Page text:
This is an excellent audio recording, great neat sound, well-structured and narrated, with musical clues that indicate the end of a chapter, and headings by a radio-voice presenter at the beginning of each chapter. Unlike other courses in the series, this one has a boxed applause at the beginning of each lecture, not sure if  real applause or added for effect.

Ehrman has a great knowledge and a clear way of structuring and exposing his points verbally, the reading is well paced and full of energy, and the recording is very enjoyable to listen to, never boring. However, there are a few odd things that don't make the narration flow as well as other lecturers courses: The fluctuation of the voice is a bit brusque at times, with high energy ending in a too-long silence, and Ehrman stumbles upon his own words quite often, as if he was self-conscious and a bit nervous when recording. Of course, this is just my impression.  

My Takings on the Book

~~ The method on which Ehrman analysis the sources on Jesus is actually the sort of analysis that serious historians apply to the sources they use for their research, no matter the subject of interest. Historical research, especially biblical research, without the exegesis of the sources is not serious History.
~~  It shows how History-making is not just babble, or putting together facts in a linear sequence. History-making has a method and methodology, a set of rules that are serious, and that are extremely important to support and give credibility to any historical research. This is especially relevant when speaking of the figure of Jesus.
~~ The Gospels offer not only different information about Jesus but things that are totally contradictory so it is difficult to decide which thing is correct and which thing is not correct.
~~ One might guess that Jesus being such an important man and figure, there would be tons of historical reliable references about his life, teachings, deeds in Jew, Pagan and Christian sources, but the contrary is true. We know very little about the historical Jesus, and much of what we believe true through the New Testament is not true or not historically reliable.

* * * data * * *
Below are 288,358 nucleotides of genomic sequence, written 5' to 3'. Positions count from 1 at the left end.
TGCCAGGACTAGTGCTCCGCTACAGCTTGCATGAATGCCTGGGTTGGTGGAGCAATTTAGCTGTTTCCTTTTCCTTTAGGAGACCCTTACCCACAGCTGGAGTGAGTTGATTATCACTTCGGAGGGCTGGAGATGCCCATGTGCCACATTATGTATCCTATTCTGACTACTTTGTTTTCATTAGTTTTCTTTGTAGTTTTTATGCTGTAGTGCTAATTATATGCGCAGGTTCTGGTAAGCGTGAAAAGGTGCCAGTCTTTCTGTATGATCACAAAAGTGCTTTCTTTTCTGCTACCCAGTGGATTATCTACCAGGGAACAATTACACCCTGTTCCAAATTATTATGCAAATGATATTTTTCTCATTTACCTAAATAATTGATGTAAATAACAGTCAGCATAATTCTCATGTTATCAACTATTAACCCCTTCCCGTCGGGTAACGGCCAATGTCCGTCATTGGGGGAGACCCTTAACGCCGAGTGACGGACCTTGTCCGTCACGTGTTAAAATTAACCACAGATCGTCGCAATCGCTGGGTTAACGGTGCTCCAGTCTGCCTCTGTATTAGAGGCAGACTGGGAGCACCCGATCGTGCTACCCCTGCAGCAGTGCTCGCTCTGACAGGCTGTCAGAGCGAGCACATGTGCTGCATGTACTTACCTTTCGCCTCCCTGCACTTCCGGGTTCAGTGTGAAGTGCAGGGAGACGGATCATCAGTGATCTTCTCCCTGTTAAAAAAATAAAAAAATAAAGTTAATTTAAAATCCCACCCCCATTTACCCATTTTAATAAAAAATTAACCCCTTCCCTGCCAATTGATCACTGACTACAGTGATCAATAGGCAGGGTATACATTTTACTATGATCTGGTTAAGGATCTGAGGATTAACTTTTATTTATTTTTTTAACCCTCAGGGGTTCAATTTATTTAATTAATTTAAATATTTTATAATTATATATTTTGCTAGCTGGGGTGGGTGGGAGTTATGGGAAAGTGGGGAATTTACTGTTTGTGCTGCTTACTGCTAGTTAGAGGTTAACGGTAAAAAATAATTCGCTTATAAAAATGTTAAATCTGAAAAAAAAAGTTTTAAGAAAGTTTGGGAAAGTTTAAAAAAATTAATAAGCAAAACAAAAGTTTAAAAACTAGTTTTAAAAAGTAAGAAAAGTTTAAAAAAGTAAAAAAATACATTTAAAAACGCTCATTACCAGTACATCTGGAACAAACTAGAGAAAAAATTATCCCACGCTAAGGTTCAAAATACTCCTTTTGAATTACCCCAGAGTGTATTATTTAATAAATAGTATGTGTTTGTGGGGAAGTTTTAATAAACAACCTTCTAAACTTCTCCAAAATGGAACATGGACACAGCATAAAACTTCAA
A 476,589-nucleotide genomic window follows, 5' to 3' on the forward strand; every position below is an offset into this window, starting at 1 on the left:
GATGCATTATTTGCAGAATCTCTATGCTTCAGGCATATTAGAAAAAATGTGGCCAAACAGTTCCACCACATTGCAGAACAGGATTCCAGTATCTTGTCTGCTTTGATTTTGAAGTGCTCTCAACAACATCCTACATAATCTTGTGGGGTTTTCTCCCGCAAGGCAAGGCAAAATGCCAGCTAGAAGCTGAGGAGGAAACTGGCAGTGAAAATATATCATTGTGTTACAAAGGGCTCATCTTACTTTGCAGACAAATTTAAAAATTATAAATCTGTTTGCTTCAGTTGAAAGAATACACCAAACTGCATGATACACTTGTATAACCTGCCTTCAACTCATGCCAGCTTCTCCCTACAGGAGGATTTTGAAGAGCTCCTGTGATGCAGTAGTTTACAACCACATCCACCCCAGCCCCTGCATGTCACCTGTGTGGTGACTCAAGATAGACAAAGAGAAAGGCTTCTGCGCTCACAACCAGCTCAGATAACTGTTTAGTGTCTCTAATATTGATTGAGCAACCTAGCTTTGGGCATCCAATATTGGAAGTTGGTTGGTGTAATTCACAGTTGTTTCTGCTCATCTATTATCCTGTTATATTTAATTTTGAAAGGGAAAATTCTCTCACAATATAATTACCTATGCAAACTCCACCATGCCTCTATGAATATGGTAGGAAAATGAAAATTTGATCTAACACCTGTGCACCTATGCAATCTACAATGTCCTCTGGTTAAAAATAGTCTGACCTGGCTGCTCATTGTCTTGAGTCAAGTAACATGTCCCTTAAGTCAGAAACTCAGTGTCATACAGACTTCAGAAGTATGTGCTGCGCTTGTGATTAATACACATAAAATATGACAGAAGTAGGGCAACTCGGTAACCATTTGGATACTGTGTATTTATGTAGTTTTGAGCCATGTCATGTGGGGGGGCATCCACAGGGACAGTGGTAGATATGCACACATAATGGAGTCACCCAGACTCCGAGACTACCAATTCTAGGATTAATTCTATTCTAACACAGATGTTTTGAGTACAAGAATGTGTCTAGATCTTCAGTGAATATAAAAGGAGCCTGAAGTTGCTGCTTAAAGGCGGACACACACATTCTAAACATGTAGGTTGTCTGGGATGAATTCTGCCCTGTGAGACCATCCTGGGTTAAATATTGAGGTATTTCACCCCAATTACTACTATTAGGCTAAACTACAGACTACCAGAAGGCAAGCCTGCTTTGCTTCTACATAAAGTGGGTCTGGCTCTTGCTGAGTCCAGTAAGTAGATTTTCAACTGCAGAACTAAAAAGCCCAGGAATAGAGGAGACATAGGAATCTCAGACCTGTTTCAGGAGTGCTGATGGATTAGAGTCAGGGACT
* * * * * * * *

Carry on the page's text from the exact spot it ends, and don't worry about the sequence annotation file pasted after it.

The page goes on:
~~ Jesus was a Jew who believed and supported the Law of Moses. Most of his disagreements with other Jew factions was based not on the questioning of the validity of that Law, but on how to deal with confusing or vague passages in the Old Testament.
~~ Jesus was one of the many Apocalyptic prophets in 1st-century Judea. 
~~ Christianity didn't begin with Jesus' life or death, but began with the belief of Jesus' resurrection, which affected the way those believers understood who he was and what he taught.

Historical Reliable Information about Jesus from the Course

Jesus was born and raised as a Jew in Nazareth, his parents being Mary and Joseph, the later a manual worker. His mother had other children, and wasn't a virgin, she didn't know about her son being the chosen one or special. Jesus has brothers and sisters, James being one of them. Jesus spoke Aramaic and had a normal education and upbringing; he wasn't specially precocious or was invested of special qualities, but he learned Hebrew and Greek and could read the Scriptures. 
> We don't know what happened between his infancy and until he was baptised, but we know that he began his public ministry by associating and being baptised by John the Baptist, an apocalyptic prophet of the time, for which we can assume that Jesus also was an apocalyptic prophets of the 1st Century Palestine. The first Christian communities in the Mediterranean that spread after he died believed that the end of the world was coming and therefore were also apocalyptic Christian communities. Most importantly, his teachings, sayings and actions had all the elements of the apocalypticism of the time: 1/ cosmic dualism; 2/ pessimism; 3/ God was going to intervene in history, create a kingdom on earth, final judgement would take place; 4/the kingdom of god was almost here, to happen in a generation.
> His ethical teachings were not presented as universal truths, but valid for the historical context in which they were uttered; his teachings were not a contradiction but a reaffirmation of the need to follow Moses' law but differed from the Pharisees, Sadducees, and Essenes: In all these disagreements, the issue was never over whether God’s law, as found in the Hebrew Bible, should be kept. The question was how it should be kept and what it meant to keep it. (p. 101) He also spread a message of love that was strongly new, love your neighbour and God above all.  But Jesus didn't see himself as creating a new system of ethics and saw love to survive the coming destruction of the world.